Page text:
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Competition, Regulation and Broadband Diffusion: the Case of New Zealand


  • Howell, Bronwyn


AbstractNew Zealand offers a through-provoking case study of the effects of different competition and regulatory policies on broadband diffusion rates. Despite having one of the highest rates of Internet connection and usage in the OECD widely available broadband infrastructure and low prices broadband uptake per capita languishes in the bottom third of the OECD. Whilst low uptake has typically been attributed to competition and regulatory factors associated with New Zealand's 'light-handed' regulatory regime this chapter proposes that the most likely reason is a combination of legacy demand-side regulations in particular the tariff options for voice telephony and limited value being derived by residential consumers from the small range of applications currently necessitating broadband connections. The New Zealand case illustrates the effect that legacy regulations can have on the diffusion of new technologies and indicates a need for more research on the effect of telecommunications industry regulations on demand-side uptake factors.

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  • Howell, Bronwyn, 2006. "Competition, Regulation and Broadband Diffusion: the Case of New Zealand," Working Paper Series 3833, Victoria University of Wellington, The New Zealand Institute for the Study of Competition and Regulation.
  • Handle: RePEc:vuw:vuwcsr:3833

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    References listed on IDEAS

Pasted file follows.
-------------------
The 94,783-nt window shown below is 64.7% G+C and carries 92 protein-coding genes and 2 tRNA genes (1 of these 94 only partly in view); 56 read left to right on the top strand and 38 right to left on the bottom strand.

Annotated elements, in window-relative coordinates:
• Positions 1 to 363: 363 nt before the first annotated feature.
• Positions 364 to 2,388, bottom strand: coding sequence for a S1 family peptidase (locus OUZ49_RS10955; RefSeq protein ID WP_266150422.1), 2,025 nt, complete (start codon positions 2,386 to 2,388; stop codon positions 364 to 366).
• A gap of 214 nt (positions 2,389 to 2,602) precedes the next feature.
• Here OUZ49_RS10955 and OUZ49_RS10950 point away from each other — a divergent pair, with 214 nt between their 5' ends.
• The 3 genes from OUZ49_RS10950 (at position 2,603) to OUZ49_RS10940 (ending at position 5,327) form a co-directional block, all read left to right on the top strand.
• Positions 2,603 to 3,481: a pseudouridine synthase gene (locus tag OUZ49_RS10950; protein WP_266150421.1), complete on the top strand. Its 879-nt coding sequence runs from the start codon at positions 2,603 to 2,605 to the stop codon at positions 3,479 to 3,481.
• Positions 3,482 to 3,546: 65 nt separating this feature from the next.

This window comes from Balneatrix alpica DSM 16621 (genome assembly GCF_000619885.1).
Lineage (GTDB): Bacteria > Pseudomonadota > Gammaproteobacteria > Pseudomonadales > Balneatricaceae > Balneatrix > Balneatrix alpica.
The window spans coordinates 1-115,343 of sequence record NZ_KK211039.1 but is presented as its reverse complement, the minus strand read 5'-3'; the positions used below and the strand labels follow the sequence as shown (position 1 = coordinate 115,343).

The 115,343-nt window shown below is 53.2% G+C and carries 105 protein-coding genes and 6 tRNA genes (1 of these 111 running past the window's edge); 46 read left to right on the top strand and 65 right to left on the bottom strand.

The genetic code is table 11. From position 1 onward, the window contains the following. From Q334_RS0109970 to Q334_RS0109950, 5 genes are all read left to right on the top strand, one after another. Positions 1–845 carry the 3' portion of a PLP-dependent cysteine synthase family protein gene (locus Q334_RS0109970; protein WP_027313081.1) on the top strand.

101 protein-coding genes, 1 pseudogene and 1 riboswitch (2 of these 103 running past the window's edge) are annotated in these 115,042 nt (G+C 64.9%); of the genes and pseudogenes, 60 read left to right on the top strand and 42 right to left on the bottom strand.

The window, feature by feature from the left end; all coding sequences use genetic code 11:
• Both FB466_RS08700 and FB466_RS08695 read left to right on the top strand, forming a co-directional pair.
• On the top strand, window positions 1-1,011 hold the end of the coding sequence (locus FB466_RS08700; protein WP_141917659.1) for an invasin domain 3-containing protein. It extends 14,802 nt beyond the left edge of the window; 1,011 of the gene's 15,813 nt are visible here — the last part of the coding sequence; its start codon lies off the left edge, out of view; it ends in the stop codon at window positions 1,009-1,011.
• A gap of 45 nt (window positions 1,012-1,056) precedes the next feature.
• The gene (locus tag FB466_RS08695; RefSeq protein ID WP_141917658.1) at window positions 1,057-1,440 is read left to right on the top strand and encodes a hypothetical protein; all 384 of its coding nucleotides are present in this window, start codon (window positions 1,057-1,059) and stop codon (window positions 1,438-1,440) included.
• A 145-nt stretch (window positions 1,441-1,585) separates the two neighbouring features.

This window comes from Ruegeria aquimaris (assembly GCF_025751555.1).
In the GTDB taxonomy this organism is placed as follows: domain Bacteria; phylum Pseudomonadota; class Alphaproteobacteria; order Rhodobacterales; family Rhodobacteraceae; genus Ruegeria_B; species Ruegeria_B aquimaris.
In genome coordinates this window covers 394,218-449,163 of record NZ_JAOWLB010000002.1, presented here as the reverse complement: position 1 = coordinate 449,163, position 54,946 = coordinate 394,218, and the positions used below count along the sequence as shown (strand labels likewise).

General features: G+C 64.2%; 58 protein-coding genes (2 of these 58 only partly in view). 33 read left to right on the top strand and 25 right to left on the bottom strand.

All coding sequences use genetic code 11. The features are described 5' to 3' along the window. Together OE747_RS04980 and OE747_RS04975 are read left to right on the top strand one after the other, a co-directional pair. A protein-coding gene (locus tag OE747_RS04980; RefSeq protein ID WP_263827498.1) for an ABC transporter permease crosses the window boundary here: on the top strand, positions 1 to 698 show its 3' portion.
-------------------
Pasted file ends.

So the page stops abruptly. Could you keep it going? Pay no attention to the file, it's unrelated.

1. de Boer, David Boles & Evans, Lewis, 1996. "The Economic Efficiency of Telecommunications in a Deregulated Market: The Case of New Zealand," The Economic Record, The Economic Society of Australia, vol. 72(216), pages 24-35, March.
    2. Dmitriy Stolyarov & Boyan Jovanovic, 2000. "Optimal Adoption of Complementary Technologies," American Economic Review, American Economic Association, vol. 90(1), pages 15-29, March.
    3. Evans, Lewis & de Boer, David Boles & Howell, Bronwyn, 2000. "The State of e-New Zealand," Working Paper Series 3908, Victoria University of Wellington, The New Zealand Institute for the Study of Competition and Regulation.
    4. Elhanan Helpman & Manuel Trajtenberg, 1996. "Diffusion of General Purpose Technologies," NBER Working Papers 5773, National Bureau of Economic Research, Inc.
    5. Jerry A. Hausman & J. Gregory Sidak & HalJ. Singer, 2001. "Cable Modems and DSL: Broadband Internet Access for Residential Customers," American Economic Review, American Economic Association, vol. 91(2), pages 302-307, May.
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